Don’t worry, your runny nose probably doesn’t mean your skull is leaking fluid. Probably.
Photo: annaj (Pixabay)

A Nebraska woman’s constantly runny nose turned out to be lot less innocuous than a typical case of the sniffles. In actuality, her skull had sprung a potentially fatal leak, one that took doctors years to finally spot and thankfully fix.

In 2013, Kendra Jackson had gotten into a car accident, knocking her head hard against the dashboard. Years later, her nose—typically just one nostril at a time—started profusely running and she began regularly coughing and sneezing. Often, she woke up in the morning drenched in the fluid.

“Everywhere I went I always had a box of Puffs, always stuffed in my pocket,” Jackson told ABC affiliate KETV, referring to the popular tissue brand.

The doctors she visited, however, assured her at first that she was likely suffering from congestion, allergies or the common cold. But as her nose continued to run, sometimes up to a half-pint a day, Jackson suspected it had to be something more serious. Eventually, doctors at Nebraska Medicine confirmed that she actually had a cerebrospinal fluid (CSF) leak.

CSF is a colorless liquid that surrounds the brain. Constantly produced, it cushions the brain from injury, transports waste produced by brain cells away into the bloodstream, and regulates other important functions. Head trauma or certain medical procedures can create a hole in our skull, causing CSF to leak out, but leaks can also seemingly happen for no reason. A CSF leak, aside from causing headaches and a never-ending runny nose, can raise the chances of a potentially fatal brain infection like meningitis.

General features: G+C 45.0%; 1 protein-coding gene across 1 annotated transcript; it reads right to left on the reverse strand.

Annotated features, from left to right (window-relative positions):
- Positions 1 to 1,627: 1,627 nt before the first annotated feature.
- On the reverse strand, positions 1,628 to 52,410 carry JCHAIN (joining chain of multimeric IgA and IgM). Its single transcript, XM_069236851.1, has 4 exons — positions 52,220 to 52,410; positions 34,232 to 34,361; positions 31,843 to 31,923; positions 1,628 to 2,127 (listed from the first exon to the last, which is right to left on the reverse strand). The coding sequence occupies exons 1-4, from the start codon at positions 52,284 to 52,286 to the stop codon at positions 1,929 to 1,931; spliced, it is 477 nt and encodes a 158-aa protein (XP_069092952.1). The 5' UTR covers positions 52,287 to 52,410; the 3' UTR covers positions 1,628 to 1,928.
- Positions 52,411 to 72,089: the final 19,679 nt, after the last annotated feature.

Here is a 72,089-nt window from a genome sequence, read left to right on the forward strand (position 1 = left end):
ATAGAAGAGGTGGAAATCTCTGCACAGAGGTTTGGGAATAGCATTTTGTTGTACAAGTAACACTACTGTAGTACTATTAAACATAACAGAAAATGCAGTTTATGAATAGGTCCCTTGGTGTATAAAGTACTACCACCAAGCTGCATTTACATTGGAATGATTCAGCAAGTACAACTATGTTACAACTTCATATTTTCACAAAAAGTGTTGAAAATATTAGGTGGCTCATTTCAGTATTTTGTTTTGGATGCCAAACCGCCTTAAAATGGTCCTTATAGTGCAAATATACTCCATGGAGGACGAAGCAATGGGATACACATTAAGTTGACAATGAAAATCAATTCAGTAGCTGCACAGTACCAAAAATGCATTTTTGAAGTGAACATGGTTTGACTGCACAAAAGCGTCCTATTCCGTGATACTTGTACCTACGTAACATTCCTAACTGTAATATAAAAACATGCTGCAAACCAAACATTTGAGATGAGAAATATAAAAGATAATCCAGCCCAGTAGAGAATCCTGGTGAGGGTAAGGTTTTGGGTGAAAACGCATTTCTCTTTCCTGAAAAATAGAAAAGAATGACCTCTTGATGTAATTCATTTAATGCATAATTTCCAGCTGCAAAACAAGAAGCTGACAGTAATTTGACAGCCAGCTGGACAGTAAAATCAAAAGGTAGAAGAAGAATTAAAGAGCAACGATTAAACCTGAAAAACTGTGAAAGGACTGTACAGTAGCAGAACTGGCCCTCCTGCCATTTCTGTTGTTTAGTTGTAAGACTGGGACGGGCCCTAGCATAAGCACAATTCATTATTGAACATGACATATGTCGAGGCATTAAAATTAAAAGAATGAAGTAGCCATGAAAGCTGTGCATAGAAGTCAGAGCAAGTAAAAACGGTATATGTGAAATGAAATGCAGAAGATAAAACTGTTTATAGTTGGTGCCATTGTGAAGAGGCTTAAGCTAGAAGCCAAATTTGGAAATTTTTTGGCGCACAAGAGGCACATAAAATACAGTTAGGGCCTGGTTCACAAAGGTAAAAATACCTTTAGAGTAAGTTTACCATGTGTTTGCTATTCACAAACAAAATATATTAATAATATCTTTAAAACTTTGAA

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Frightening as it must be, a CSF leak is fairly easy to treat these days (it once required extensive brain surgery). Earlier this April, Nebraska Medicine doctors went up through Jackson’s nose and grafted some of her own fatty tissue to plug the hole. And Jackson is already on the mend.

“I don’t have to carry around the tissue anymore,” Jackson said, “and I’m getting some sleep.”

Doctors at Nebraska Medicine are continuing to check her vitals, ensuring that her brain’s internal pressure stays level. But all indications are that she’ll make a full recovery. And they hope that her story highlights the importance of having a doctor willing to listen to you, especially if your health problems don’t improve.

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“Find a doctor that you can have a good relationship with,” Carla Schneider, a physician assistant who treated Jackson, told CBS News, “and never be afraid to get a second opinion. We won’t be offended.”

There doesn’t appear to be any clear indication of how often CSF leaks happen annually, but a 2015 study found that there were just under 500 surgeries performed to treat a spontaneous CSF leak in 2012. The number of people with a runny nose who will freak out after reading this article, on the other hand, is sure to be much higher.

[KETV, CBS News]

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